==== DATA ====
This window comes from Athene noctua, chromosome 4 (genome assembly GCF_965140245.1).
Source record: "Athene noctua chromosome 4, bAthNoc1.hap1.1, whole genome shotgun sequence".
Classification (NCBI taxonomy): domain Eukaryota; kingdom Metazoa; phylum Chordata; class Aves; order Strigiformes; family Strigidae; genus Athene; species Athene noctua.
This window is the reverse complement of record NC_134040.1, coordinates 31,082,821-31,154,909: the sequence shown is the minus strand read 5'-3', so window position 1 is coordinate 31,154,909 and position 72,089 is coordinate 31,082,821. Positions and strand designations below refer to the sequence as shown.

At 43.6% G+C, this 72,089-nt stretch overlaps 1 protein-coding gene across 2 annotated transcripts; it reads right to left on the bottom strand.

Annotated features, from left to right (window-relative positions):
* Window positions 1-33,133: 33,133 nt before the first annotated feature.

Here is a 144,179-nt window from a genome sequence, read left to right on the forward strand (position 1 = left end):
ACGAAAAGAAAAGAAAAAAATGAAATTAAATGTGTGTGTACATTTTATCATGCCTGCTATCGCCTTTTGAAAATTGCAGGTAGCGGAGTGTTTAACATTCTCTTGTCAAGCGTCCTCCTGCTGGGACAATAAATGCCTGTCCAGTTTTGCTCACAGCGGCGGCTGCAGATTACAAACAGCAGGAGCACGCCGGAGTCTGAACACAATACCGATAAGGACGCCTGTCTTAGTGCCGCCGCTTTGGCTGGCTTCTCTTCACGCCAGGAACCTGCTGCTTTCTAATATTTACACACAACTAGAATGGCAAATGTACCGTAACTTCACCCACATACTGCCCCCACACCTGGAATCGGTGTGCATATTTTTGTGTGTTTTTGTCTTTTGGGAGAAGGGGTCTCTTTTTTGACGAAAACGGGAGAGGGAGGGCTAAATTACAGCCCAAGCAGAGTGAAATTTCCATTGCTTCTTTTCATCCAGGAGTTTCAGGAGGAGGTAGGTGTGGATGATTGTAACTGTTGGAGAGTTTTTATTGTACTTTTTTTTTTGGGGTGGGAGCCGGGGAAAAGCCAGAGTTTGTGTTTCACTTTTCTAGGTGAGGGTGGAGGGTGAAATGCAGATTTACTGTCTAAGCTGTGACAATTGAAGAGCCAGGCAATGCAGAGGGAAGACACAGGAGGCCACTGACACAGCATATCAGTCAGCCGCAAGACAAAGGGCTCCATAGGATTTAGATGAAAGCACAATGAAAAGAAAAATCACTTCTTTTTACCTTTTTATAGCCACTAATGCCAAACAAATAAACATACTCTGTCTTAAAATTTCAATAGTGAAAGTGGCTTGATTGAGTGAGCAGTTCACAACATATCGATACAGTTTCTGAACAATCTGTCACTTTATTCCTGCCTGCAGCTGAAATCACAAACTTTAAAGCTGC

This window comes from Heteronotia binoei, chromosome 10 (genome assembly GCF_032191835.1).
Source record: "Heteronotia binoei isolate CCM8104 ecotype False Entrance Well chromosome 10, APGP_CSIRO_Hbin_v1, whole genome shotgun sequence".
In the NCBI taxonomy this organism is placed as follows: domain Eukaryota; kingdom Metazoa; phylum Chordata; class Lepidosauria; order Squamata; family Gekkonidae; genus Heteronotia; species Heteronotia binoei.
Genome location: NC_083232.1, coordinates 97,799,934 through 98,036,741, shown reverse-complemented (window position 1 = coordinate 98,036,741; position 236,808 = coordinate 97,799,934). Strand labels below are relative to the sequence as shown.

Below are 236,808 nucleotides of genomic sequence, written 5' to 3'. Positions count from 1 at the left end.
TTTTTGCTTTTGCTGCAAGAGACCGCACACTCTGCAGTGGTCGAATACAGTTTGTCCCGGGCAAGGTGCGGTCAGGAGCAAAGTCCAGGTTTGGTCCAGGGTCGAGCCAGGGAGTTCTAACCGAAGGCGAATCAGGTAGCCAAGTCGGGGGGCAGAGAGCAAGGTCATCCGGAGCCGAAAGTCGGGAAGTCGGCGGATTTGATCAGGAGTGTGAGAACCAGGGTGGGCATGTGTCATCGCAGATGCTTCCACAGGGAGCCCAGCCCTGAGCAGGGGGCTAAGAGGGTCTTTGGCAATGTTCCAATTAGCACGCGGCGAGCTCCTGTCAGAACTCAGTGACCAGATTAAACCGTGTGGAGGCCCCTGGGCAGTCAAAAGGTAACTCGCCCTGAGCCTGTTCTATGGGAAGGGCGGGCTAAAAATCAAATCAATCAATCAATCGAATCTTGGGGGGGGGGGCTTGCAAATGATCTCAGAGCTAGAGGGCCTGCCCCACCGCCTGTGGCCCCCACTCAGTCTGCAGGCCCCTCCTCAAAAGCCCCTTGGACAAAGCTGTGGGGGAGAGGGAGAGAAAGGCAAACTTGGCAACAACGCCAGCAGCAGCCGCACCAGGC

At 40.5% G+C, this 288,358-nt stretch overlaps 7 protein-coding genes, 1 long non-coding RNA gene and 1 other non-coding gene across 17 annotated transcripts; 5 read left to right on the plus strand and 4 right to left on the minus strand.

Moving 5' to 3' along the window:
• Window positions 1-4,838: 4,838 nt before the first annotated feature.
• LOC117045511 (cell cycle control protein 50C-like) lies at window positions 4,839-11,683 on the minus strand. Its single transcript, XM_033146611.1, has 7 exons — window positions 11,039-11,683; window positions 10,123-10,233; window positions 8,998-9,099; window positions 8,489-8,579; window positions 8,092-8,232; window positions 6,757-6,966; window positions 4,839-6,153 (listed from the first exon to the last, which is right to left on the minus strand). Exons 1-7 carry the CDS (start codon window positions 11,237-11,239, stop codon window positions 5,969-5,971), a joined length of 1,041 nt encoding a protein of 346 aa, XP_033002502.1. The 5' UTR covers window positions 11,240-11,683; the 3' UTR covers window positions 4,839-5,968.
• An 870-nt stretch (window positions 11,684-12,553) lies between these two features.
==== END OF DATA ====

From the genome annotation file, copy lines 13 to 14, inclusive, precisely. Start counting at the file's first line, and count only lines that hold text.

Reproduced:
Genome location: NC_083232.1, coordinates 97,799,934 through 98,036,741, shown reverse-complemented (window position 1 = coordinate 98,036,741; position 236,808 = coordinate 97,799,934). Strand labels below are relative to the sequence as shown.

Below are 236,808 nucleotides of genomic sequence, written 5' to 3'. Positions count from 1 at the left end.